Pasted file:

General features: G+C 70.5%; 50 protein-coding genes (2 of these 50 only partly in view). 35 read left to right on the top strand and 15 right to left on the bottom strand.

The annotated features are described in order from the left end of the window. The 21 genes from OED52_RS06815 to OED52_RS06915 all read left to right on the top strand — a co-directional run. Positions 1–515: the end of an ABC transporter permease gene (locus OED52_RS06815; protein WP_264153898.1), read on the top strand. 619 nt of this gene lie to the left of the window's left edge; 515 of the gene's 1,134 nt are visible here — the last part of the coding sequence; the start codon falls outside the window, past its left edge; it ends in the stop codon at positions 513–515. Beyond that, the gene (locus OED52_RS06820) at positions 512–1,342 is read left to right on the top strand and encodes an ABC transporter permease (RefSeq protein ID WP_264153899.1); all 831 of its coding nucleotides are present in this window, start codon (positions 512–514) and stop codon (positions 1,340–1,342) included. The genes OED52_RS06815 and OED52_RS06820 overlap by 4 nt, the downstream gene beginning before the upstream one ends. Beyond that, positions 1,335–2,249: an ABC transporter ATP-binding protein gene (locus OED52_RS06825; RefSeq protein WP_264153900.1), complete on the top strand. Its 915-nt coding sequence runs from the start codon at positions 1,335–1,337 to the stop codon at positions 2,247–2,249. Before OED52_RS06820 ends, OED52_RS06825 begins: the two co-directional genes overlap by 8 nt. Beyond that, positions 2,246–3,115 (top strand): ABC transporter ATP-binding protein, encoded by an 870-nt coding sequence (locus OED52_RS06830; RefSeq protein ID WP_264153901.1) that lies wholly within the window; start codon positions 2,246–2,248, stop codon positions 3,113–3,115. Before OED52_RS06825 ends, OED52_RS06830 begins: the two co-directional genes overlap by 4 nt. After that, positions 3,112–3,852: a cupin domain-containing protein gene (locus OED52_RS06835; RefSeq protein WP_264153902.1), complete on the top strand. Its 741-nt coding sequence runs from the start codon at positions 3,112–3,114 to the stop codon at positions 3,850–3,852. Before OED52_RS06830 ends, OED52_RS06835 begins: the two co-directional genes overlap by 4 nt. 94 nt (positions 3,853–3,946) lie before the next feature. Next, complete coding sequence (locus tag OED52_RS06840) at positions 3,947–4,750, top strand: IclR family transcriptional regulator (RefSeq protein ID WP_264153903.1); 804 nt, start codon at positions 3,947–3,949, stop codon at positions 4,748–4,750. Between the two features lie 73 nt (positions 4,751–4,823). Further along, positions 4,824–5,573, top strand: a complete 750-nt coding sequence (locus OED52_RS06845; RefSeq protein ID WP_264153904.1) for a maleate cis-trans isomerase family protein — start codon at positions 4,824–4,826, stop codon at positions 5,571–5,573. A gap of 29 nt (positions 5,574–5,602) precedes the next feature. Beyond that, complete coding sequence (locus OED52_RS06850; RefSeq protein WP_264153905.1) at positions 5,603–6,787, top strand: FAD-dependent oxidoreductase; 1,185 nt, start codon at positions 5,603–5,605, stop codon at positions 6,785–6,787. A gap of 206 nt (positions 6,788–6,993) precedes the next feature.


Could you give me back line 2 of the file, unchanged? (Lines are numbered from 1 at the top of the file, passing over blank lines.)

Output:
The annotated features are described in order from the left end of the window. The 21 genes from OED52_RS06815 to OED52_RS06915 all read left to right on the top strand — a co-directional run. Positions 1–515: the end of an ABC transporter permease gene (locus OED52_RS06815; protein WP_264153898.1), read on the top strand. 619 nt of this gene lie to the left of the window's left edge; 515 of the gene's 1,134 nt are visible here — the last part of the coding sequence; the start codon falls outside the window, past its left edge; it ends in the stop codon at positions 513–515. Beyond that, the gene (locus OED52_RS06820) at positions 512–1,342 is read left to right on the top strand and encodes an ABC transporter permease (RefSeq protein ID WP_264153899.1); all 831 of its coding nucleotides are present in this window, start codon (positions 512–514) and stop codon (positions 1,340–1,342) included. The genes OED52_RS06815 and OED52_RS06820 overlap by 4 nt, the downstream gene beginning before the upstream one ends. Beyond that, positions 1,335–2,249: an ABC transporter ATP-binding protein gene (locus OED52_RS06825; RefSeq protein WP_264153900.1), complete on the top strand. Its 915-nt coding sequence runs from the start codon at positions 1,335–1,337 to the stop codon at positions 2,247–2,249. Before OED52_RS06820 ends, OED52_RS06825 begins: the two co-directional genes overlap by 8 nt. Beyond that, positions 2,246–3,115 (top strand): ABC transporter ATP-binding protein, encoded by an 870-nt coding sequence (locus OED52_RS06830; RefSeq protein ID WP_264153901.1) that lies wholly within the window; start codon positions 2,246–2,248, stop codon positions 3,113–3,115. Before OED52_RS06825 ends, OED52_RS06830 begins: the two co-directional genes overlap by 4 nt. After that, positions 3,112–3,852: a cupin domain-containing protein gene (locus OED52_RS06835; RefSeq protein WP_264153902.1), complete on the top strand. Its 741-nt coding sequence runs from the start codon at positions 3,112–3,114 to the stop codon at positions 3,850–3,852. Before OED52_RS06830 ends, OED52_RS06835 begins: the two co-directional genes overlap by 4 nt. 94 nt (positions 3,853–3,946) lie before the next feature. Next, complete coding sequence (locus tag OED52_RS06840) at positions 3,947–4,750, top strand: IclR family transcriptional regulator (RefSeq protein ID WP_264153903.1); 804 nt, start codon at positions 3,947–3,949, stop codon at positions 4,748–4,750. Between the two features lie 73 nt (positions 4,751–4,823). Further along, positions 4,824–5,573, top strand: a complete 750-nt coding sequence (locus OED52_RS06845; RefSeq protein ID WP_264153904.1) for a maleate cis-trans isomerase family protein — start codon at positions 4,824–4,826, stop codon at positions 5,571–5,573. A gap of 29 nt (positions 5,574–5,602) precedes the next feature. Beyond that, complete coding sequence (locus OED52_RS06850; RefSeq protein WP_264153905.1) at positions 5,603–6,787, top strand: FAD-dependent oxidoreductase; 1,185 nt, start codon at positions 5,603–5,605, stop codon at positions 6,785–6,787. A gap of 206 nt (positions 6,788–6,993) precedes the next feature.